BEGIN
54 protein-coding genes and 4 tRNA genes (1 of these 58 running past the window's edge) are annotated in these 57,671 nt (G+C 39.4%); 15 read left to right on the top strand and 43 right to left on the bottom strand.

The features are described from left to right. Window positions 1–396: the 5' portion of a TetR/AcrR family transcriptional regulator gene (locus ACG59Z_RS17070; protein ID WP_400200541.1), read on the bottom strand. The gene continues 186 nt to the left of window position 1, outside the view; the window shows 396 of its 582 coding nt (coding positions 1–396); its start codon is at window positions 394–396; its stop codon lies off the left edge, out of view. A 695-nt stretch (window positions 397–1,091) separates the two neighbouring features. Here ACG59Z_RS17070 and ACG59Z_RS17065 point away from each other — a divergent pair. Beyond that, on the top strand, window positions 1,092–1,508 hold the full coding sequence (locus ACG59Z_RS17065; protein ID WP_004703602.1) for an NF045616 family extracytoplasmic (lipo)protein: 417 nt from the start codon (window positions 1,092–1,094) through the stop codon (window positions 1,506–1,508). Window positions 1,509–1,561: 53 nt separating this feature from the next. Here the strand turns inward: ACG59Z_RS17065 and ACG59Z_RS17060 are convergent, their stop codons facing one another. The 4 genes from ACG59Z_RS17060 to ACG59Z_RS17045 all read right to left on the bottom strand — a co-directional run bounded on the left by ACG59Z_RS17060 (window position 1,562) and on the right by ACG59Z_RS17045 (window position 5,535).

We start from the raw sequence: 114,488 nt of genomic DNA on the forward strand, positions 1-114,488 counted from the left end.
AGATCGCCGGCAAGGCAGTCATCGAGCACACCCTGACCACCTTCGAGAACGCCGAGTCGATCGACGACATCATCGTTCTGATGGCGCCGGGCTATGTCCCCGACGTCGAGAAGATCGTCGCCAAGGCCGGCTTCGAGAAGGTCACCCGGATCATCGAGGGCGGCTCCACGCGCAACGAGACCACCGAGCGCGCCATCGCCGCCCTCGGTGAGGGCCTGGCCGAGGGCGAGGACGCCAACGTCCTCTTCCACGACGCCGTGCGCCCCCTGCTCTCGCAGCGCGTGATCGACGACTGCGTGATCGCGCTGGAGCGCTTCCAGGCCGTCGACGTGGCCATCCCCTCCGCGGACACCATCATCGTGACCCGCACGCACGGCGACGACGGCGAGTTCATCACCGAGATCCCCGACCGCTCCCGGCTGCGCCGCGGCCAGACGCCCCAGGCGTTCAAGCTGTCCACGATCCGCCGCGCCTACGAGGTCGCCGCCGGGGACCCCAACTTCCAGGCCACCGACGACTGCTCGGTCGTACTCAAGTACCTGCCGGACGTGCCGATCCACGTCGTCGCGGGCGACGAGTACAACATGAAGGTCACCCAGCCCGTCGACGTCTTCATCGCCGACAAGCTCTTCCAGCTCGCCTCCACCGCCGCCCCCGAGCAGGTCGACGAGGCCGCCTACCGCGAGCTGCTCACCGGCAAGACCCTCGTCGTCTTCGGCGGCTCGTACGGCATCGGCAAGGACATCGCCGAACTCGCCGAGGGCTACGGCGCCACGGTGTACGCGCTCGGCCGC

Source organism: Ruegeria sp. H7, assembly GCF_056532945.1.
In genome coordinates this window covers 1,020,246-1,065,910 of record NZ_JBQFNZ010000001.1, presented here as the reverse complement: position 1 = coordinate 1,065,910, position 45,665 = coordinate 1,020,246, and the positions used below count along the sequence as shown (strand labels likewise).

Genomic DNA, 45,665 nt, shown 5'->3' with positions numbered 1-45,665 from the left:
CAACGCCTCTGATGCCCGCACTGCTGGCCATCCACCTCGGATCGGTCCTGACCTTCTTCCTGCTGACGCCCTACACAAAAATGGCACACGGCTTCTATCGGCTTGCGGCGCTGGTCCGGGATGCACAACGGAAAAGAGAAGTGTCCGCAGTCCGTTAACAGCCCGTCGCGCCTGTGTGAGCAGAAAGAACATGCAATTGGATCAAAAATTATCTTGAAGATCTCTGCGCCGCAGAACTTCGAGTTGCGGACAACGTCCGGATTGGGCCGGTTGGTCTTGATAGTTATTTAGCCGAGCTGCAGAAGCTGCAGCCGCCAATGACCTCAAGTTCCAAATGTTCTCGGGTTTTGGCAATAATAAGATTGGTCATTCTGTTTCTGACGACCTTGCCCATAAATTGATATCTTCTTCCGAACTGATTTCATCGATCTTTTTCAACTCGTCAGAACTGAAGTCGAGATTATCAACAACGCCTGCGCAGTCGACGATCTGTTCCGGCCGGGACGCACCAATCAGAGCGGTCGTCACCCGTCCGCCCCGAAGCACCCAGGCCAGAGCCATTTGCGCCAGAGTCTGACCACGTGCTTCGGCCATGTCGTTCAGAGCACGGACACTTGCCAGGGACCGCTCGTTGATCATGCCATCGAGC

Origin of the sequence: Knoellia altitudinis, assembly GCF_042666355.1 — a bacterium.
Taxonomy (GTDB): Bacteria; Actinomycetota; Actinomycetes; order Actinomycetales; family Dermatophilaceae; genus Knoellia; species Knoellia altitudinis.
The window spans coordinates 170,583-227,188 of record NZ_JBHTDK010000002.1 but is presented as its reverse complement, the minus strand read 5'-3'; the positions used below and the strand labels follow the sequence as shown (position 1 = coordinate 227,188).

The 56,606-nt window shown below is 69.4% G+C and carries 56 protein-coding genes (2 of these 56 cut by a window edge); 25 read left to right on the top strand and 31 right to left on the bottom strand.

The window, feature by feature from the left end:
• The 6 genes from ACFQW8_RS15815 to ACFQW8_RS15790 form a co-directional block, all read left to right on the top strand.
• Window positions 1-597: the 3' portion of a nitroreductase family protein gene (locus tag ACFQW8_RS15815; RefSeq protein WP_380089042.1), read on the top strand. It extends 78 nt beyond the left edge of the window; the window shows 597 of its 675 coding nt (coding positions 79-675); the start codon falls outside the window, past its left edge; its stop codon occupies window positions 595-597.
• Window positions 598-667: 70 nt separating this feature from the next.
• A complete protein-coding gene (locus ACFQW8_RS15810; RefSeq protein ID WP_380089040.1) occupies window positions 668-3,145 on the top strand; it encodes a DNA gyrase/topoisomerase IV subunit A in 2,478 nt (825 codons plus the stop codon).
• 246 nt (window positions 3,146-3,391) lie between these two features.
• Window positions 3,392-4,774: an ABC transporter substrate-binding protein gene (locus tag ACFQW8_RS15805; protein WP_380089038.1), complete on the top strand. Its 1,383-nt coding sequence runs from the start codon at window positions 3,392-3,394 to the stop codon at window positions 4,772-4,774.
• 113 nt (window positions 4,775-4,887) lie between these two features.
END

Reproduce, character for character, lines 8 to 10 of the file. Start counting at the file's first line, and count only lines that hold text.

CAACGCCTCTGATGCCCGCACTGCTGGCCATCCACCTCGGATCGGTCCTGACCTTCTTCCTGCTGACGCCCTACACAAAAATGGCACACGGCTTCTATCGGCTTGCGGCGCTGGTCCGGGATGCACAACGGAAAAGAGAAGTGTCCGCAGTCCGTTAACAGCCCGTCGCGCCTGTGTGAGCAGAAAGAACATGCAATTGGATCAAAAATTATCTTGAAGATCTCTGCGCCGCAGAACTTCGAGTTGCGGACAACGTCCGGATTGGGCCGGTTGGTCTTGATAGTTATTTAGCCGAGCTGCAGAAGCTGCAGCCGCCAATGACCTCAAGTTCCAAATGTTCTCGGGTTTTGGCAATAATAAGATTGGTCATTCTGTTTCTGACGACCTTGCCCATAAATTGATATCTTCTTCCGAACTGATTTCATCGATCTTTTTCAACTCGTCAGAACTGAAGTCGAGATTATCAACAACGCCTGCGCAGTCGACGATCTGTTCCGGCCGGGACGCACCAATCAGAGCGGTCGTCACCCGTCCGCCCCGAAGCACCCAGGCCAGAGCCATTTGCGCCAGAGTCTGACCACGTGCTTCGGCCATGTCGTTCAGAGCACGGACACTTGCCAGGGACCGCTCGTTGATCATGCCATCGAGC

Origin of the sequence: Knoellia altitudinis, assembly GCF_042666355.1 — a bacterium.
Taxonomy (GTDB): Bacteria; Actinomycetota; Actinomycetes; order Actinomycetales; family Dermatophilaceae; genus Knoellia; species Knoellia altitudinis.